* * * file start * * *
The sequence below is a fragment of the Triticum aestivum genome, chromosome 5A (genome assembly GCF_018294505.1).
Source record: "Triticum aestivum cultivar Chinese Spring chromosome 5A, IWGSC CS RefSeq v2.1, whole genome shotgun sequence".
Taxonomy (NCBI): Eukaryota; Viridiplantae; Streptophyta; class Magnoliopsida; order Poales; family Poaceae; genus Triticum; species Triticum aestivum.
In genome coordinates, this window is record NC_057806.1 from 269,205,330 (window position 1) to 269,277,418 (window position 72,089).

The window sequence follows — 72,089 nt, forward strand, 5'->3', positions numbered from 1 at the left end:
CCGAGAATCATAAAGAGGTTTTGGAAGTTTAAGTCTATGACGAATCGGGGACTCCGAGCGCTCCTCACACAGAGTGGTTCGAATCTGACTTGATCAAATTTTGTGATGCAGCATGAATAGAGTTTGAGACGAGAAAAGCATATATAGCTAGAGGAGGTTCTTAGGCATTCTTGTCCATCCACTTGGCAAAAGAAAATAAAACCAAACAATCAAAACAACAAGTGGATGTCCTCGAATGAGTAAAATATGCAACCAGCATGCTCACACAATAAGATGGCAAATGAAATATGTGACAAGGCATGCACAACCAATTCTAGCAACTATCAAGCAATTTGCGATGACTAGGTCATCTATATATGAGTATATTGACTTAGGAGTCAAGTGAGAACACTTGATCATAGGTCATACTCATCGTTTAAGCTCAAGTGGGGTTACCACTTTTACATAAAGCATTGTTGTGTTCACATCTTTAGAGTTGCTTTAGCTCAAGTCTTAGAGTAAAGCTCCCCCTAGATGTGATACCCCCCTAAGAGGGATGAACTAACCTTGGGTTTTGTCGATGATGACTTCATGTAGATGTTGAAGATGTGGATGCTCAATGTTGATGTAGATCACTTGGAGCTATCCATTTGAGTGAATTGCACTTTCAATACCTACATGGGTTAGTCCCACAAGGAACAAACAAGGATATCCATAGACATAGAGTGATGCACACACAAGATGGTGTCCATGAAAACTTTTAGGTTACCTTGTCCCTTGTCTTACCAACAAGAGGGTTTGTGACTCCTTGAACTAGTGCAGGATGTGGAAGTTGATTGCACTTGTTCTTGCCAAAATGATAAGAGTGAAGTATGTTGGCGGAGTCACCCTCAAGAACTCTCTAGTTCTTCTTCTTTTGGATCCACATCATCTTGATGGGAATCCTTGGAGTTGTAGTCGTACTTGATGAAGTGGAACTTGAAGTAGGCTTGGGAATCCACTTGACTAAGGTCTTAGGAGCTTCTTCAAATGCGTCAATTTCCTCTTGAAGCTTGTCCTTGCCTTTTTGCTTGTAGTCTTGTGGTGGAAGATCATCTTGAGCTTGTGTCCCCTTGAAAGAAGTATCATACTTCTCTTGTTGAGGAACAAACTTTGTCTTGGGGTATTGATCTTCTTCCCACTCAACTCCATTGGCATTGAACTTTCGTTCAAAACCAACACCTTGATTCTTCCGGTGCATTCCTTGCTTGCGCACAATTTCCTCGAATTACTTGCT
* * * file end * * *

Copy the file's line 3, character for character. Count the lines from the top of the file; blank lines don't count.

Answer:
Taxonomy (NCBI): Eukaryota; Viridiplantae; Streptophyta; class Magnoliopsida; order Poales; family Poaceae; genus Triticum; species Triticum aestivum.